The Central Bank of Nigeria and its subsidiary spent roughly N74.84 billion in 2022 on the production and distribution of currencies, including new naira notes.
Despite the naira shortage that gripped the country in the latter months of 2022, the CBN spent 40.42 percent more on currency rollout than it did on N53.29 billion the year before.
The CBN spent N29.65 billion on currency issue costs in 2022, a 94.66 percent rise over the N15.23 billion it spent in 2021, according to the central bank’s recently disclosed financial results.
The bank provided a definition of currency issue expenses, stating that they pertain to costs incurred in connection with the printing, processing, distribution, and disposal of currency notes. “When incurred, this is acknowledged as a cost.”
The cost of sale, which is the amount spent by one of the subsidiaries (in this case, the Nigerian Security Printing and Minting Plc) to produce currency notes and coins, was N45.19 billion in 2022, up 18.72% from N38.07 billion in 2021.
The statement continued, “They include the cost of raw materials, employee benefit expenses relating to production staff, electricity and diesel expenses, depreciation, and repairs and maintenance.”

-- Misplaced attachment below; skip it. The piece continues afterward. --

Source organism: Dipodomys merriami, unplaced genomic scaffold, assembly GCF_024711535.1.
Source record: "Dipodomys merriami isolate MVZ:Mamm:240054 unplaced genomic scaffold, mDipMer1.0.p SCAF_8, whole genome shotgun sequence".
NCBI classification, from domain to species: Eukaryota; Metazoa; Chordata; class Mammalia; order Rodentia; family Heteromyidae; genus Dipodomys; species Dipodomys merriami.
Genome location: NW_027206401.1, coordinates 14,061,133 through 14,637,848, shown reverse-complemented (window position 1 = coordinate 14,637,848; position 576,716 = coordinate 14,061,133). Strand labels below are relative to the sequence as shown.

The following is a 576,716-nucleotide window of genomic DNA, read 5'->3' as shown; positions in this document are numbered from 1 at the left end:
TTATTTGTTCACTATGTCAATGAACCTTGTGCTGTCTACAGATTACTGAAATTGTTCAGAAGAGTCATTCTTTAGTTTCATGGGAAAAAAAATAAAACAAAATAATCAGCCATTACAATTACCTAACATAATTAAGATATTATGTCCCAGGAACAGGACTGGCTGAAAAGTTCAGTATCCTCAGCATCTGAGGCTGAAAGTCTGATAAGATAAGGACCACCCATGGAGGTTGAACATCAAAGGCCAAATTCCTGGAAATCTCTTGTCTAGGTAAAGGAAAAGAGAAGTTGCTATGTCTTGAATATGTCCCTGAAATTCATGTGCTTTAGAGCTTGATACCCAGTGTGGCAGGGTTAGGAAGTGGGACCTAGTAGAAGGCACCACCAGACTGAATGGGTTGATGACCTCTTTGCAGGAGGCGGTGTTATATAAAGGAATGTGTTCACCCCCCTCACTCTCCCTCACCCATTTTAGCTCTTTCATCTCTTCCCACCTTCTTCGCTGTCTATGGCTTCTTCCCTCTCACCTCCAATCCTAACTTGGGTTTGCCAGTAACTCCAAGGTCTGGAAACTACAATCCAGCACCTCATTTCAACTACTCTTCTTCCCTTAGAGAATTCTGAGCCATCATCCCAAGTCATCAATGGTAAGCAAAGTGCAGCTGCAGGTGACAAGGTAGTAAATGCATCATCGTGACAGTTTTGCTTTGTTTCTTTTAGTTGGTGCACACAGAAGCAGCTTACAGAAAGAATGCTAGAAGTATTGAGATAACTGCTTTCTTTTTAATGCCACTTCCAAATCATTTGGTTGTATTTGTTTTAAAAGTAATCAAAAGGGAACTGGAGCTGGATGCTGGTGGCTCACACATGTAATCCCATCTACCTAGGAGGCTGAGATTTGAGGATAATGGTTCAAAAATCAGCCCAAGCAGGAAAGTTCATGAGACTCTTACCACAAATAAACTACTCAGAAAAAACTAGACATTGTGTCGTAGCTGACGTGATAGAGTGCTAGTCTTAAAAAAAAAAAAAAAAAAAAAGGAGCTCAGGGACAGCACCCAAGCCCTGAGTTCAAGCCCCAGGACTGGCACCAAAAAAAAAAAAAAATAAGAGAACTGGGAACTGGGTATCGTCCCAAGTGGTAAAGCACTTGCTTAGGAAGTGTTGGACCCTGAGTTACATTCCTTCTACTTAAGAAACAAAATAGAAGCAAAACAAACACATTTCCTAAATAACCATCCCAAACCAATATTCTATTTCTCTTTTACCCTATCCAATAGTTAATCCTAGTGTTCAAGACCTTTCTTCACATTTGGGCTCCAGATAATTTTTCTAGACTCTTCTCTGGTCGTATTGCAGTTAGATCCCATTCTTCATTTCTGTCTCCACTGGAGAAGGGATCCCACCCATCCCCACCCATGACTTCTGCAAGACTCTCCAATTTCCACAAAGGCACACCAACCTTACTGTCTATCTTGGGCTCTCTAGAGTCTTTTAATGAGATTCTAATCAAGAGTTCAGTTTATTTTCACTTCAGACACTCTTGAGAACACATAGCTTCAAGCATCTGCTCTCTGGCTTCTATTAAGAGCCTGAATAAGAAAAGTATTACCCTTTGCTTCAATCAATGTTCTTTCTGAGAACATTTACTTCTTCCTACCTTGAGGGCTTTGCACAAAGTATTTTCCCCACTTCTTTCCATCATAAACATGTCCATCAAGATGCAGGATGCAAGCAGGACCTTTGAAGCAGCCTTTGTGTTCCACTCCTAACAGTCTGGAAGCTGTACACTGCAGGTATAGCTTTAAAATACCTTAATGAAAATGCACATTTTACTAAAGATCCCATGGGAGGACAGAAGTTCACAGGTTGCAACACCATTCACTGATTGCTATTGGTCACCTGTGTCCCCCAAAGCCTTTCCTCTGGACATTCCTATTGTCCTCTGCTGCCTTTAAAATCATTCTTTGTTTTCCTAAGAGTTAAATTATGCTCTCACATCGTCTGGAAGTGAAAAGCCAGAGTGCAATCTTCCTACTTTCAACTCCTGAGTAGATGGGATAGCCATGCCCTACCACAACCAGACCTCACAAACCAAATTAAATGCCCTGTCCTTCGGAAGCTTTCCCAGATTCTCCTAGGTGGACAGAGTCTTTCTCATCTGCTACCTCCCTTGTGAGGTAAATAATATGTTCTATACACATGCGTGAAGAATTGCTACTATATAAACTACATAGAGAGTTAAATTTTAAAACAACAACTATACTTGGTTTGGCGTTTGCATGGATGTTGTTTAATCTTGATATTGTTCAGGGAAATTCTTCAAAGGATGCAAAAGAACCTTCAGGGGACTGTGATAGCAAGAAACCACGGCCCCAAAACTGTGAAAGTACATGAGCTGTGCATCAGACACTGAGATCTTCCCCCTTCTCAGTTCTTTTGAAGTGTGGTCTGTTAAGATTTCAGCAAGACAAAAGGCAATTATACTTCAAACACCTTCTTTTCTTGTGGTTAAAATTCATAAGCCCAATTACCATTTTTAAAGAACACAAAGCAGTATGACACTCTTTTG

The total amount in circulation fell from N3.32 trillion in 2021 to N3.01 trillion in 2022, a 9.47% decrease.
According to the bank’s “2020 Currency Report,” the overall expense for printing bank notes in 2020 was N58.62 billion, a 28.83 percent decrease from the N75.52 billion that was recorded in 2019.
The suspended CBN governor, Godwin Emefiele, stated in October 2022 that the bank will issue new naira notes by December 15, 2022, and that some denominations of the current notes would no longer be accepted as legal cash by January 31, 2023.
This action resulted in a liquidity crunch pandemic that negatively affected the economy for months.